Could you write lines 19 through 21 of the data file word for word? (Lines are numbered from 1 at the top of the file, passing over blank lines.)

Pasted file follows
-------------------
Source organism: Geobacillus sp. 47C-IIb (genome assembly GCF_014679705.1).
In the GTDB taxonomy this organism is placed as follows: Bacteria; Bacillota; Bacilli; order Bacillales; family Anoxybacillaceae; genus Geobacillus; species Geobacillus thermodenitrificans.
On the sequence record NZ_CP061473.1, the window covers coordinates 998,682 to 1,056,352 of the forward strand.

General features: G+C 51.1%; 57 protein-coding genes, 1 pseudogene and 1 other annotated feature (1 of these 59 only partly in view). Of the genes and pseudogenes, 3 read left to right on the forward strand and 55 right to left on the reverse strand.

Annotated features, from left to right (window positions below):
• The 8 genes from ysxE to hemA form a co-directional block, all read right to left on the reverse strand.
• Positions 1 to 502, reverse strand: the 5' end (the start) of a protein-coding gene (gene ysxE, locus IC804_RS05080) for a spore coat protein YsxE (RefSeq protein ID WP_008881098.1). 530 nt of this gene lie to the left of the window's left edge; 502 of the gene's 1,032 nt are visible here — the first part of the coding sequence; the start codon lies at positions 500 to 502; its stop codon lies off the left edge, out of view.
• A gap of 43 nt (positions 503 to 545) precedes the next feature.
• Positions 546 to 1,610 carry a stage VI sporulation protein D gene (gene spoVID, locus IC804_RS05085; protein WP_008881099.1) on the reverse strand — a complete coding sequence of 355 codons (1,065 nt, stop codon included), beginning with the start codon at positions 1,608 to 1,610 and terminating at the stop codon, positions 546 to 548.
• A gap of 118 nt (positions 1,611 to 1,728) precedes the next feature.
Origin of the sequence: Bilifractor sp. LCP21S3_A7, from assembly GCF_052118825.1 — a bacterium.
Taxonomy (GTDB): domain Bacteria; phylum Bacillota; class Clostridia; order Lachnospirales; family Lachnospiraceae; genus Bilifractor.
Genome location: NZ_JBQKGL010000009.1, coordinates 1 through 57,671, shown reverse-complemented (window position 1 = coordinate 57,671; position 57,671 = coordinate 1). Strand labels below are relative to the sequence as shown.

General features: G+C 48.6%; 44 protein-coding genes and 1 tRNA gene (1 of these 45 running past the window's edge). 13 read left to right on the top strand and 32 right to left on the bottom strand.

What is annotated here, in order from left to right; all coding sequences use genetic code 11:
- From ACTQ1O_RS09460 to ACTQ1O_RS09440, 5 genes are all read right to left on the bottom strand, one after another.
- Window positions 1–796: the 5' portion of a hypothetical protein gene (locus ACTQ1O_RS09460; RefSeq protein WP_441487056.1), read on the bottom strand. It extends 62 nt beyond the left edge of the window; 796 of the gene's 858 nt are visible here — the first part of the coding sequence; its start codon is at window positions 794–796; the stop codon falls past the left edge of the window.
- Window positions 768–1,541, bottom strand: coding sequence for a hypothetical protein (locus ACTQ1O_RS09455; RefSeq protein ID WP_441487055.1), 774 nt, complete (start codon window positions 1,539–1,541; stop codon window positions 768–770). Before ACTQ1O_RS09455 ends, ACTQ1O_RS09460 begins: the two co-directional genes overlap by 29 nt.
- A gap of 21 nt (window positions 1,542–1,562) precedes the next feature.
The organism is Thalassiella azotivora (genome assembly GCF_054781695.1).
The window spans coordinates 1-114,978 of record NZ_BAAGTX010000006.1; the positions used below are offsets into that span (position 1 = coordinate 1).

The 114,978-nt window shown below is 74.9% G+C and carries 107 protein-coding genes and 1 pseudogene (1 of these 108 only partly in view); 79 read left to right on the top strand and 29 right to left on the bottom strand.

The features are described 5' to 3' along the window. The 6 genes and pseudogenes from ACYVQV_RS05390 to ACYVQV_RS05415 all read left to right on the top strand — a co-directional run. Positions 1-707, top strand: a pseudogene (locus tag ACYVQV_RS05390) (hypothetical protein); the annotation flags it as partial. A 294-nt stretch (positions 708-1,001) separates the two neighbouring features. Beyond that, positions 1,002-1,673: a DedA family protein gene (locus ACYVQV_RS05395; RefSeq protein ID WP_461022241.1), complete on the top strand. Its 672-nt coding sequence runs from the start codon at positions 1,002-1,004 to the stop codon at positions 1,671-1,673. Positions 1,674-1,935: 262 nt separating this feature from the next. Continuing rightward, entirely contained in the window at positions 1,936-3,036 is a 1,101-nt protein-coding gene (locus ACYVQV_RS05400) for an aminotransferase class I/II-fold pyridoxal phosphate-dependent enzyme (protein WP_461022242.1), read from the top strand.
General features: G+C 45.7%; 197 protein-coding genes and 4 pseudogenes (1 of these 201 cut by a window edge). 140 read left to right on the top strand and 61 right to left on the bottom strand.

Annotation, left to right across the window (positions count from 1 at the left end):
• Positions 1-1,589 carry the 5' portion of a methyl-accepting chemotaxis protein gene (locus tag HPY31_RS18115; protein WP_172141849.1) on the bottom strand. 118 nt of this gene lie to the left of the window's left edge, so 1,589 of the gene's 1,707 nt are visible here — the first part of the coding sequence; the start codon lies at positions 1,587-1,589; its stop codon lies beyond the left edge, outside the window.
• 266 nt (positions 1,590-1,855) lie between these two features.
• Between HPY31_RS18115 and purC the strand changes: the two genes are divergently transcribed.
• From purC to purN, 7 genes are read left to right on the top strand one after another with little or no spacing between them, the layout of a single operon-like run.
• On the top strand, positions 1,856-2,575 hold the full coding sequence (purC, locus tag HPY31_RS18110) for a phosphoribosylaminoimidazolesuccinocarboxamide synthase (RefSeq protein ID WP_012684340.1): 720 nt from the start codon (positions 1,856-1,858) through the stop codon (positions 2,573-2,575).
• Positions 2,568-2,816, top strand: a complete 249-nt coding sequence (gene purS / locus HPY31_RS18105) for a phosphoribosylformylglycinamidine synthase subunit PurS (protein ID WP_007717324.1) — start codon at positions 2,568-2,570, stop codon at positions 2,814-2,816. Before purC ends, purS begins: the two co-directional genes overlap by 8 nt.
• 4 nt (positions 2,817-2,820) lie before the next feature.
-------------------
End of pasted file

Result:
- A gap of 21 nt (window positions 1,542–1,562) precedes the next feature.
The organism is Thalassiella azotivora (genome assembly GCF_054781695.1).
The window spans coordinates 1-114,978 of record NZ_BAAGTX010000006.1; the positions used below are offsets into that span (position 1 = coordinate 1).